Wednesday, August 12, 2009

Blazing a trail for AirAsia in China

12 August 2009

Kathleen Tan almost quit after three weeks on the job but she persevered

'TONY, I don't think I'm cut out for the low-cost carrier business. Am going home,' Kathleen Tan told her boss by SMS just three weeks after arriving here.

Dynamic duo: Ms Tan joined AirAsia 'because of Tony (Fernandes)' and has since helped the airline to grow into an Asean, and possibly global, carrier

Tony is Tony Fernandes - her recruiter and former counterpart at Warner Music, and the man who asked her whether she would like to work with him while bopping to a Linkin Park concert in Kuala Lumpur in 2005.

Seldom around after she arrived to work with AirAsia - immersed as he was in an impending public share sale of his new budget carrier - he immediately responded: 'Don't leave, you can do the job,' adding as an after-thought: 'Go to China and see if you can cut a deal with the airports.'

Energised by the challenge and determined not to throw in the towel when all her friends were expecting her to fly high at the new airline, Ms Tan spent three weeks researching China and the budget airline business on the Internet and buying all the books she could.

But little prepared her for the reception. 'My first visit to China was so horrible I could write a book,' she said. In halting Mandarin she did her best to introduce the unknown carrier to a room of 15 chain-smoking executives at Kunming airport, who were bent on holding their own side conversations. 'I never felt so short on confidence in my life,' she told BT in an interview.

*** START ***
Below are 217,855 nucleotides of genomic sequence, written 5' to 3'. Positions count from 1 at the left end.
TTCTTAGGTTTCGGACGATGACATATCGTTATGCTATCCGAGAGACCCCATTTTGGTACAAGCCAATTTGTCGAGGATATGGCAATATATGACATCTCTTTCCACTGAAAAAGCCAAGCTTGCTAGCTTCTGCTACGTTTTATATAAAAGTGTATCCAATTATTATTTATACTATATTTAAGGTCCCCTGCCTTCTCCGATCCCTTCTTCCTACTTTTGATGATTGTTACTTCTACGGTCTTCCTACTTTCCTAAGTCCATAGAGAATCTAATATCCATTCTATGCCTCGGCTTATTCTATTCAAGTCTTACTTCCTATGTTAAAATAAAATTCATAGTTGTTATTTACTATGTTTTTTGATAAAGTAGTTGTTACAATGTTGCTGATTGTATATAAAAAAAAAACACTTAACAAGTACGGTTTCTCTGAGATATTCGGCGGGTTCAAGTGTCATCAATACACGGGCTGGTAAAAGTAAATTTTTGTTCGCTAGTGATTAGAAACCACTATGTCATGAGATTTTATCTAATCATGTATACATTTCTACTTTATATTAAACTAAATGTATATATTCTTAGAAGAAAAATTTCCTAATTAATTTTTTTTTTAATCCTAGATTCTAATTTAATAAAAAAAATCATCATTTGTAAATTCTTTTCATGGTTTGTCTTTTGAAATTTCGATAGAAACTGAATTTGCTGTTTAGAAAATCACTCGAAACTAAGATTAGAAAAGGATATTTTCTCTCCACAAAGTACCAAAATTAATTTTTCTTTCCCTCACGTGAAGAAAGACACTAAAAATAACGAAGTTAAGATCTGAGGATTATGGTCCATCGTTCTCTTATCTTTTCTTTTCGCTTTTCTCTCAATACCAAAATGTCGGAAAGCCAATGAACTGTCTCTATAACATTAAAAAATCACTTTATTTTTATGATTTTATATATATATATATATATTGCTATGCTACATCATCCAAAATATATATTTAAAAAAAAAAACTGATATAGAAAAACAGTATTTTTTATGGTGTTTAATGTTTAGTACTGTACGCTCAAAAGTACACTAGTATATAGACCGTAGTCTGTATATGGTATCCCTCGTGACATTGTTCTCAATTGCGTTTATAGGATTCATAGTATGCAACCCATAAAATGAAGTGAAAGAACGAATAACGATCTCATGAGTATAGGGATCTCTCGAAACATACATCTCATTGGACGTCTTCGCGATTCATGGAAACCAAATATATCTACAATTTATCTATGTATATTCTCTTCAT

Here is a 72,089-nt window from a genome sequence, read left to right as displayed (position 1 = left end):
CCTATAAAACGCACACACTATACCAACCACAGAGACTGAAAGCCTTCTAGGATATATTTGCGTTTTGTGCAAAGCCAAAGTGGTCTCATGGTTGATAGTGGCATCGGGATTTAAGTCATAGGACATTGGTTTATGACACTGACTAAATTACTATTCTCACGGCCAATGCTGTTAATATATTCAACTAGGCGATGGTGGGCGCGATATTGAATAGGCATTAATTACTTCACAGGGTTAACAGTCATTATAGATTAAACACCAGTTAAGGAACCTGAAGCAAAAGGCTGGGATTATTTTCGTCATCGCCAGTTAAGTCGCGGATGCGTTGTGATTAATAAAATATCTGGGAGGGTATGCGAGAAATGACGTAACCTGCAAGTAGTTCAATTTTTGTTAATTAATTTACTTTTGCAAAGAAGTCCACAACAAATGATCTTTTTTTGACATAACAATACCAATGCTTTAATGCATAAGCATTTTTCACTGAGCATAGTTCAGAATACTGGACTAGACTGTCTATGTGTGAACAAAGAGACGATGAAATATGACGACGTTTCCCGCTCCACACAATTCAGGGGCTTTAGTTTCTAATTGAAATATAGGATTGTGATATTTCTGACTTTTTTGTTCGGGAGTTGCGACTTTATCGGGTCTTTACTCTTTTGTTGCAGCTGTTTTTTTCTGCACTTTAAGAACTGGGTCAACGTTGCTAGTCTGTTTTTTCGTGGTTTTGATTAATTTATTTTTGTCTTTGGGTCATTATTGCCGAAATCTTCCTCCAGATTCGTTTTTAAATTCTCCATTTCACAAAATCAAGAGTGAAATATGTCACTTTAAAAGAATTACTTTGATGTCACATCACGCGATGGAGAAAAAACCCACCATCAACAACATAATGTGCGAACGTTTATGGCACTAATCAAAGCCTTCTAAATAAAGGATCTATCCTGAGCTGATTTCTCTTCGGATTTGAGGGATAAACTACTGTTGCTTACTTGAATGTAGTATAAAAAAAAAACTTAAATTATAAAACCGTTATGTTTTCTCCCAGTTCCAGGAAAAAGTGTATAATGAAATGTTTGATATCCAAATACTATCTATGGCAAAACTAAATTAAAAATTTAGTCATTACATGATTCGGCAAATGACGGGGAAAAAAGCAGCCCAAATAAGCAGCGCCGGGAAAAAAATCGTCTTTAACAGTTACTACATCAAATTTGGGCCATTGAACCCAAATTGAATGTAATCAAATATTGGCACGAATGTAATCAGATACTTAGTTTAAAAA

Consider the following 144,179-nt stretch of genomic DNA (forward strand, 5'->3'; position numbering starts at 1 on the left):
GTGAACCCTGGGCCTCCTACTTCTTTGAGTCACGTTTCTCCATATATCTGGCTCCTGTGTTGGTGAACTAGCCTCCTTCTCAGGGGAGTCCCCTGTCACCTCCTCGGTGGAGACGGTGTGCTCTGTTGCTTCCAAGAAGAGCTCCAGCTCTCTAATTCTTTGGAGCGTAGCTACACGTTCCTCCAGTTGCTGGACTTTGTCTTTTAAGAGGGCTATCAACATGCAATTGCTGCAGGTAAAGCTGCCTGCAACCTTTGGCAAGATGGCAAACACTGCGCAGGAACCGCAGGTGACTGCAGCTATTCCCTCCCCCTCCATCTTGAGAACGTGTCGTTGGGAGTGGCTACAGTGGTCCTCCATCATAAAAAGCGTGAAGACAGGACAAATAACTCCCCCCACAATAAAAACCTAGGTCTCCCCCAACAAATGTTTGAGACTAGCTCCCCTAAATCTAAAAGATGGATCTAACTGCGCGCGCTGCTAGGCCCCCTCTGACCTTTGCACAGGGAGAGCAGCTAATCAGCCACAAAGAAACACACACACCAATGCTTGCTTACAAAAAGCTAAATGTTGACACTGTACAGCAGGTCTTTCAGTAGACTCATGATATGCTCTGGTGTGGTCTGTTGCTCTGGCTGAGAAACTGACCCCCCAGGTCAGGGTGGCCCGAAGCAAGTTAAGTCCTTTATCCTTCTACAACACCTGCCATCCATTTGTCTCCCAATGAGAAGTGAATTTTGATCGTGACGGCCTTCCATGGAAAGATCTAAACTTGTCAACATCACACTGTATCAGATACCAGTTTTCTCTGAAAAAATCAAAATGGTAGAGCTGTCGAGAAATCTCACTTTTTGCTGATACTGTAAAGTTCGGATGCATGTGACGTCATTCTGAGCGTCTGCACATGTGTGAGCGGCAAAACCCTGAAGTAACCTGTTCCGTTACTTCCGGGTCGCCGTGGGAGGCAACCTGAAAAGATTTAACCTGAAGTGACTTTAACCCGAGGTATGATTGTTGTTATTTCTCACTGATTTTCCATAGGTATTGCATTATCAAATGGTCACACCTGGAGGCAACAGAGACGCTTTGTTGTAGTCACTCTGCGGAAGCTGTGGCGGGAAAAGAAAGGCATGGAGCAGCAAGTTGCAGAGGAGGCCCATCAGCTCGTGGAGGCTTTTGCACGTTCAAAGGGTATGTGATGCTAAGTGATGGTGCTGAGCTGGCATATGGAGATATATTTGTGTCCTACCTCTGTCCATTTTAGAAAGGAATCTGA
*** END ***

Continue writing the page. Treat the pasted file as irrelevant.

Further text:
The former divisional head of marketing at FJ Benjamin, Singapore, Warner Music regional marketing director for Asia-Pacific and later Singapore managing director knew she had to up the ante.

Leveraging on her marketing, networking and negotiation skills - as well as 'super-rhino skin' - she landed AirAsia's first Chinese destination on her third approach, Xiamen airport, convincing the airport chairman in just one meeting that a Bangkok-Xiamen route would be profitable for the airport.

Now that AirAsia has 160 flights a week to China - and Chinese and global airports knocking on its door - Ms Tan can laugh at those days spent with airport executives and the Chinese mai tais - 'My record is 22' - to clinch a deal.

Now considered the face of AirAsia in China, she recalls with considerable satisfaction how she - with a bit of help from Macau station manager Cecilia - blazed a trail in a difficult market that some multinationals with far bigger teams have taken years to penetrate.

'You have to strategise, know what they want. I told them about the low-cost carrier business and what we could do for them,' she said.

Being a huaqiao (overseas Chinese) helped culturally, but she was also prepared to invest time and energy to get to know the Chinese better and build the guanxi (relations) that would propel her to other deals.

She had known her calling from young, but it was only after she successfully launched Guess on an annual budget of $75,000 - 'peanuts even in those days' - that her love of branding and confidence took off.

Now in her 40s, she says 'marketing is about creating a latent demand - just as AirAsia has done with low fares'.

Because he had worked with her, the super salesman that is Mr Fernandes recognised similar attributes in her. Upon acquiring the airline, he phoned her. 'Kat, guess what? I just bought an airline. (Long pause) Kat, Kat, are you there?'